23 November 2013: surfer Chris Boyd was killed by a shark in the waters off Gracetown in WA's south. Although unconfirmed, the killer is thought to have been a great white shark and whales were reportedly seen in the area a few days before.
As usual, the Gracetown death sparked a frenzy of media coverage during the following week with no mention of whales and panic that WA beaches should be protected by summer, the season when shark attacks have not been happening. WA ministers are advocating that great white sharks no longer be a protected species, with no understanding that these sharks haven't had time since 1999 protection for a big increase in population, and are only appearing in numbers off WA's coast since 1995 because they are lured by the booming whale population.
29 December 2014: 17 year old spear fisherman Jay Muscat was killed by a shark at Cheynes Beach near Albany in WA's far south, with a great white having been seen in the area beforehand. This was only the second great white fatality in summer months since 1995 and about a month after the last of the humpback herds had swum south into Antarctic waters - bearing in mind that other species such as southern right and sperm whales have also been recovering for several decades and have a shorter southern migration.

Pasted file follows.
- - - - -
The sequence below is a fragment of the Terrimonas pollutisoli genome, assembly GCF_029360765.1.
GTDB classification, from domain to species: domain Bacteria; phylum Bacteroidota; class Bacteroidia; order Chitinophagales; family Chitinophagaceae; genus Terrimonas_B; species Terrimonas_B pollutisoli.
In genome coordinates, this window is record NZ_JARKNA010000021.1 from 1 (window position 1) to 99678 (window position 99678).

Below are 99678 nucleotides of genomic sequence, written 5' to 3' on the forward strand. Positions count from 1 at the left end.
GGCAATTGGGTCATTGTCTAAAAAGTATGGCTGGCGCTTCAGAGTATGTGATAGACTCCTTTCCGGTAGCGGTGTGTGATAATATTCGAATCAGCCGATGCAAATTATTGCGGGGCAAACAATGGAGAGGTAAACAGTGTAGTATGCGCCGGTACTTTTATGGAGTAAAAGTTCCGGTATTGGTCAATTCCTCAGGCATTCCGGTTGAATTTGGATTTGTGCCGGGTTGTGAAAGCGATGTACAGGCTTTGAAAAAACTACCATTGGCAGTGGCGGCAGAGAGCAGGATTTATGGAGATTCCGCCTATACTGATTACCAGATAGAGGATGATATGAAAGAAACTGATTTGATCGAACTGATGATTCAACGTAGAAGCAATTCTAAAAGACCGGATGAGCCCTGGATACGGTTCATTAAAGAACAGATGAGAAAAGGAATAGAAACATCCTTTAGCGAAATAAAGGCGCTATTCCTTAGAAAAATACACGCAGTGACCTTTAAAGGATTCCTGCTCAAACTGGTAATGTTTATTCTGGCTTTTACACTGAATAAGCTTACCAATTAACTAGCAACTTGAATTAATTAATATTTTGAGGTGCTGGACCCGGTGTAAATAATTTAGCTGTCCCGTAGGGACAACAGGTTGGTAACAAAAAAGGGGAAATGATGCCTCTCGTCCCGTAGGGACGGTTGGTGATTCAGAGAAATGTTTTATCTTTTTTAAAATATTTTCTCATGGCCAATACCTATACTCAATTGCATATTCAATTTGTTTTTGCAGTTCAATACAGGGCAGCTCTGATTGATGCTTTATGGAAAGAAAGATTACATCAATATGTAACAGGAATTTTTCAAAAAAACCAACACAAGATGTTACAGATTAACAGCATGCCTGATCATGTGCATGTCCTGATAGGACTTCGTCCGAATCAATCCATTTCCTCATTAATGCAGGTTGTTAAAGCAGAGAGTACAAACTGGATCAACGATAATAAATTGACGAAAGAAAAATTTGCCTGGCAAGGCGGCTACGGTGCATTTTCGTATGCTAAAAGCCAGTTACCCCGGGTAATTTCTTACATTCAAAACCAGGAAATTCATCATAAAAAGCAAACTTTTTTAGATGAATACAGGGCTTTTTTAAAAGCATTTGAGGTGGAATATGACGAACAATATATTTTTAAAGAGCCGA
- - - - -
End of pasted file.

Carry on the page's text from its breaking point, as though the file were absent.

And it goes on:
31 May 2016: 29 year old surfer Ben Gerring died in hospital after his leg was torn off by a great white shark at Falcon Beach near Mandurah, south of Perth. Five days later, 60 year Edith Cowan University lecturer Doreen Collyer was killed by a great white while scuba diving off Mindarie in Perth's northern suburbs. The attacks happened early in the humpback migration north to Kimberley waters, with a majority of whales off the south-west and mid-west coast of WA. The great white shark threat will remain until November/December when the humpbacks have finished their migration back to Antarctic waters.
17 April 2017: 17 year old surfer Laeticia Brouwer died after a probable great white shark attack at Kelp Beds, east of Wylie Beach, near the south coastal town of Esperance.